This study analyzes the occupational stress in a sample of security forces, also observing the importance of cognitive appraisals of the transactional model (Lazarus, 1991, 2000) in adjustment to work contexts. The study included 196 police officers who responded to the following measures: sources of professional stress, primary and secondary cognitive appraisals, burnout, and depressive symptomatology. The results indicated more negative professional experiences in participants who were married, who did not engage in physical activities, performed their jobs mainly outside the workplace, worked higher numbers of hours per week, and had the lowest professional categories. The processes of cognitive appraisal were determinant in the explanation of occupational stress, burnout, and depressive symptomatology. The occupational stress and cognitive appraisal dimensions were predictors of burnout. The results highlighted the importance of personal and professional variables in the explanation of the participants' professional experiences and the usefulness of the transactional model in studying occupational stress.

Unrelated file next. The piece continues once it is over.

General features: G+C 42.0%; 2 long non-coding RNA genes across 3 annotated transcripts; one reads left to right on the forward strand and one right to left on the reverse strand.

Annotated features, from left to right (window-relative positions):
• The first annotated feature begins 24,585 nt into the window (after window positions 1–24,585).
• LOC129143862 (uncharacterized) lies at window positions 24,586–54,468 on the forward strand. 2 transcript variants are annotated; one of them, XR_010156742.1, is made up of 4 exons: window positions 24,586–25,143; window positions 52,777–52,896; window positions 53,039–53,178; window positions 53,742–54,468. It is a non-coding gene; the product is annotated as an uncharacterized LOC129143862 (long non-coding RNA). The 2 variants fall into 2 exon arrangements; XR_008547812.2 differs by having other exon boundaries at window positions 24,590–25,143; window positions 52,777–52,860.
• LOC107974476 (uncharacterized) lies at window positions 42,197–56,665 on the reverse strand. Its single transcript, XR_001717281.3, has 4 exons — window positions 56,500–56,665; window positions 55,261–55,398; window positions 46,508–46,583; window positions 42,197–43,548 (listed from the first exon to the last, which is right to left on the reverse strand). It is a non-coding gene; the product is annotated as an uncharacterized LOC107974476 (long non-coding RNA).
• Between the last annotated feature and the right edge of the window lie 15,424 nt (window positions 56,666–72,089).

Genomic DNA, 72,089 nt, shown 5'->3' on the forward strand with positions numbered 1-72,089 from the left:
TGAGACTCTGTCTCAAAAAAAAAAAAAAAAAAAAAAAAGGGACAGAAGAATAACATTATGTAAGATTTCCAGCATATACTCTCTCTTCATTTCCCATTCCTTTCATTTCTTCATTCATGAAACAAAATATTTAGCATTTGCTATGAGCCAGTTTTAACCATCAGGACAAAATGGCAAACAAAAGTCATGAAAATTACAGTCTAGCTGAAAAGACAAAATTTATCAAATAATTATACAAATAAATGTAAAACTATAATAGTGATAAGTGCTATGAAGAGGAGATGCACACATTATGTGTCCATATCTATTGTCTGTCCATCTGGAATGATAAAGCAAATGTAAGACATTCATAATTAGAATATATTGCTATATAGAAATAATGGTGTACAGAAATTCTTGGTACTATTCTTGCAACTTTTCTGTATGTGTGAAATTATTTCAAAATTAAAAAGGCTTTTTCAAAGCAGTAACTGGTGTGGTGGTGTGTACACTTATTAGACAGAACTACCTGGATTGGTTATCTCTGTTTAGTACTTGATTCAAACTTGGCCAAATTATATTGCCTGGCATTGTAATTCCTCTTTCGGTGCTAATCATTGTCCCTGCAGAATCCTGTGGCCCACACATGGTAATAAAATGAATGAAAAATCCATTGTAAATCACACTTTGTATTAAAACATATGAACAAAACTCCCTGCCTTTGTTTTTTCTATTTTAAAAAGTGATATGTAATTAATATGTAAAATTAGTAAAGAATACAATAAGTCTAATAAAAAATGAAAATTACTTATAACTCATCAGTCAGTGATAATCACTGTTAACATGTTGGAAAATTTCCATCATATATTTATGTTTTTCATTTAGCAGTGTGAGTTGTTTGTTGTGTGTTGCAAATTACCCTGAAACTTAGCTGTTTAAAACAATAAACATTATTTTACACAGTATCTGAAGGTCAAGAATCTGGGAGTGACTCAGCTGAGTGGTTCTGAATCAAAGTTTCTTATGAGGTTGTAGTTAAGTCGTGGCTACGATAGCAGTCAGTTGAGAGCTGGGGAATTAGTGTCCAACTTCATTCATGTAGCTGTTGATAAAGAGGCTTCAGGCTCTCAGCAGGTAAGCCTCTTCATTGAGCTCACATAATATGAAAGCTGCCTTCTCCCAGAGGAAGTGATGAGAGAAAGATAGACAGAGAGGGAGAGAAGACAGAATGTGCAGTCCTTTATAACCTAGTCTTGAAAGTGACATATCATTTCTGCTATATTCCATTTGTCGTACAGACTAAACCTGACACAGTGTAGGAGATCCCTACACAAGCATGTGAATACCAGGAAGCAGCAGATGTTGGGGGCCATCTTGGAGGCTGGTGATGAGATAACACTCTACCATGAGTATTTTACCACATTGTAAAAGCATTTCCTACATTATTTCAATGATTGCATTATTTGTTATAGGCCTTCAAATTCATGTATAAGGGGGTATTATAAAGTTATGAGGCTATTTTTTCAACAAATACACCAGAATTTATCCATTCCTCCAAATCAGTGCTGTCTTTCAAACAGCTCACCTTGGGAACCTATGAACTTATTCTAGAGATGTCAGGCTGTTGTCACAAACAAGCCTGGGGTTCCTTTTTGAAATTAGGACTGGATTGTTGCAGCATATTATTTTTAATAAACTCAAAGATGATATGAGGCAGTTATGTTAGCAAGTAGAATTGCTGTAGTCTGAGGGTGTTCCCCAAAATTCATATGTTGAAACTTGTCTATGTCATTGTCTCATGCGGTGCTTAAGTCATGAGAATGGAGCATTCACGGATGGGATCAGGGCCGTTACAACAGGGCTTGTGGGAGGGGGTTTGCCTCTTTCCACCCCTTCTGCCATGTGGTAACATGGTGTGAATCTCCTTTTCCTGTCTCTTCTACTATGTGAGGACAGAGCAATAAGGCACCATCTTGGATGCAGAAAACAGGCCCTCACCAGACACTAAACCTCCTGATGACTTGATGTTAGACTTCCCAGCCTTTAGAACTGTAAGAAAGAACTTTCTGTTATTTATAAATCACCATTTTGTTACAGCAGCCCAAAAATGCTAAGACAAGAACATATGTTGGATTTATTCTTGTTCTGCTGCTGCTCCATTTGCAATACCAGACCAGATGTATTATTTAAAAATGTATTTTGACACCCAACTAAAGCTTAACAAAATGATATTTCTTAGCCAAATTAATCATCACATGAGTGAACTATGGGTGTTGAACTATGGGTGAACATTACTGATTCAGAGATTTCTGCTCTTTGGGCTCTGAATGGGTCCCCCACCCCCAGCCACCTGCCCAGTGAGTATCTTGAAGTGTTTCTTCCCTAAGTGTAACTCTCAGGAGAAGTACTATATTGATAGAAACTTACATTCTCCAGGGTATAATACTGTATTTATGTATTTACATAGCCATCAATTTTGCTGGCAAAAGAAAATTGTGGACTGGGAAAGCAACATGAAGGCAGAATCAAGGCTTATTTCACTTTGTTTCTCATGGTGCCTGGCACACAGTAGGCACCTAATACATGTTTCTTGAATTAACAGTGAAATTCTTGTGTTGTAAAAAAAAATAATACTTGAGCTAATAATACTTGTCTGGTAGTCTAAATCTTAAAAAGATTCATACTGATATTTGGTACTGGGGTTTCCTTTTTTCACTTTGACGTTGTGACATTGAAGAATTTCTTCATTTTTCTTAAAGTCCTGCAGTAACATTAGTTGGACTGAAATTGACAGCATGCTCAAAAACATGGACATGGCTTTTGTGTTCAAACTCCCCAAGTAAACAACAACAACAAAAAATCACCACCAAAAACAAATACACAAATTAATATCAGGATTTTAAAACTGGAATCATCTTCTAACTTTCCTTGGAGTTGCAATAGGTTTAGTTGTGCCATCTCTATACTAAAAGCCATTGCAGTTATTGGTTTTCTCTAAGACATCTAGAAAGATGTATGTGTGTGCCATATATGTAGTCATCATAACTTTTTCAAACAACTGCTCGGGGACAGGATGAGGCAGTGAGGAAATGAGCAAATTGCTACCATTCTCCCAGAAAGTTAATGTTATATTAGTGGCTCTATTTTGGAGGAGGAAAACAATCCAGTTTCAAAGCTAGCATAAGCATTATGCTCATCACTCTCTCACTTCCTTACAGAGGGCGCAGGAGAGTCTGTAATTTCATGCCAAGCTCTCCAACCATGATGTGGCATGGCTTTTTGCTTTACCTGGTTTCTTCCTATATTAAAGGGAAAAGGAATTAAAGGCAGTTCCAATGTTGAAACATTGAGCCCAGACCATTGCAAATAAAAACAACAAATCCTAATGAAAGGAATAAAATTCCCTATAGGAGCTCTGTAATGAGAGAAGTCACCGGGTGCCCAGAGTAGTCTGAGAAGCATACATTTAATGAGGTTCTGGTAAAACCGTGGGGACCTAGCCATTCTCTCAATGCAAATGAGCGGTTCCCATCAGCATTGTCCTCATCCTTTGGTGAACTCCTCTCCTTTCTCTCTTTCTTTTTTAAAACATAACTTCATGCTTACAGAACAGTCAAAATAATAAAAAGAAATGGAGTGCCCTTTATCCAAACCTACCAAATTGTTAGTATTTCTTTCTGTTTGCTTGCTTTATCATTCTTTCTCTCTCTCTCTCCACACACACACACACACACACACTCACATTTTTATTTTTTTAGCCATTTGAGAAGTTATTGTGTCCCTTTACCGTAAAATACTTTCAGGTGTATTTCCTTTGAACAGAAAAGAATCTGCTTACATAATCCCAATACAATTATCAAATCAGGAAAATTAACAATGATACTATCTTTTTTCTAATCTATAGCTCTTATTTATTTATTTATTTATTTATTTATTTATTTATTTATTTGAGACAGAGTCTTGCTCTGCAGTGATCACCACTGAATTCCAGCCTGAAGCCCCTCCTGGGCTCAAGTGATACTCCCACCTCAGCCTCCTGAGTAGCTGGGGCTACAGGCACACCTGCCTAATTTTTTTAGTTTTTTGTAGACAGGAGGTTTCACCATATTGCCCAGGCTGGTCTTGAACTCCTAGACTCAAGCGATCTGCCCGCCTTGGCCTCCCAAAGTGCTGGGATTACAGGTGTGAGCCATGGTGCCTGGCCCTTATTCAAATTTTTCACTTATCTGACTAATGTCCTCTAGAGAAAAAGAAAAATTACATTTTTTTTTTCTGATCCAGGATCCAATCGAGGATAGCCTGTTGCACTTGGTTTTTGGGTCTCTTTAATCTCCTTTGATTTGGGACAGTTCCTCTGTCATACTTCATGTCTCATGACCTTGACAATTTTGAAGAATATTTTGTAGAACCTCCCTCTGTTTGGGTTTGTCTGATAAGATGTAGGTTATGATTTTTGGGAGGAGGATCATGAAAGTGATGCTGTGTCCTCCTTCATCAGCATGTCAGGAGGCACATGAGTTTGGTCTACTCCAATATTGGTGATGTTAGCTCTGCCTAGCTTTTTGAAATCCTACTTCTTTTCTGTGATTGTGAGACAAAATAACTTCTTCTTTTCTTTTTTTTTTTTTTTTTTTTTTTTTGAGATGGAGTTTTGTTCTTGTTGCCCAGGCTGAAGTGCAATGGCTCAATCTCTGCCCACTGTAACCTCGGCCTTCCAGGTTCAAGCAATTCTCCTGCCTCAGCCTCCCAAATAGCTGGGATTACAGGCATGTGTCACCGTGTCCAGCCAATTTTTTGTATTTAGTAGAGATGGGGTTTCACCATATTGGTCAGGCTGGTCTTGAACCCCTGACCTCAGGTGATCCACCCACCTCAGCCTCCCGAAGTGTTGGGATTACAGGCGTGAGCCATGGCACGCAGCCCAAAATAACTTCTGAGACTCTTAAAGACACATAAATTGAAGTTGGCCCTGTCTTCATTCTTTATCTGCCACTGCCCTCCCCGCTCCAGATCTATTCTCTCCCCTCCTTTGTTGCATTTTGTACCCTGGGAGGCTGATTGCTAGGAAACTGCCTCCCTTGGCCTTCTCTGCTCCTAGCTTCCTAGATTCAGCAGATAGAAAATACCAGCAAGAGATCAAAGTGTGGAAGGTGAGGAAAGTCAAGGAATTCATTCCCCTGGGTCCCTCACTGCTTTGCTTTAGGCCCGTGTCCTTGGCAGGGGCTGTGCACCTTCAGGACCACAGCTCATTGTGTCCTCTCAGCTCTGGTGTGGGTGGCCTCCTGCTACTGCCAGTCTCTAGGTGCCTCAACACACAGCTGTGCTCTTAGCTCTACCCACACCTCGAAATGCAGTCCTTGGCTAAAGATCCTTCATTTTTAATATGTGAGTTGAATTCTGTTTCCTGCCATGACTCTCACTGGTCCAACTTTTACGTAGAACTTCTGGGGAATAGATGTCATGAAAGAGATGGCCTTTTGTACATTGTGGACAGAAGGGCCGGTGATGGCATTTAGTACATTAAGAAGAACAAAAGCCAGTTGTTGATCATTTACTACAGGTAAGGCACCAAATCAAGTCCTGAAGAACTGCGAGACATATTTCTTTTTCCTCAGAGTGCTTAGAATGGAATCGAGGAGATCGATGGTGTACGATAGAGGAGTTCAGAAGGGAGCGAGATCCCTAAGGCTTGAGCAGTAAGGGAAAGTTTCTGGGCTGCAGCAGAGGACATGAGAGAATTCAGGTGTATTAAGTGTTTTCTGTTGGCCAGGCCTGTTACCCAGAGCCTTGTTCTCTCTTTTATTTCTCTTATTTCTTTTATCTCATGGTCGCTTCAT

Stress; Cognitive Appraisal; Stress; Burnout; Depressive Symptomatology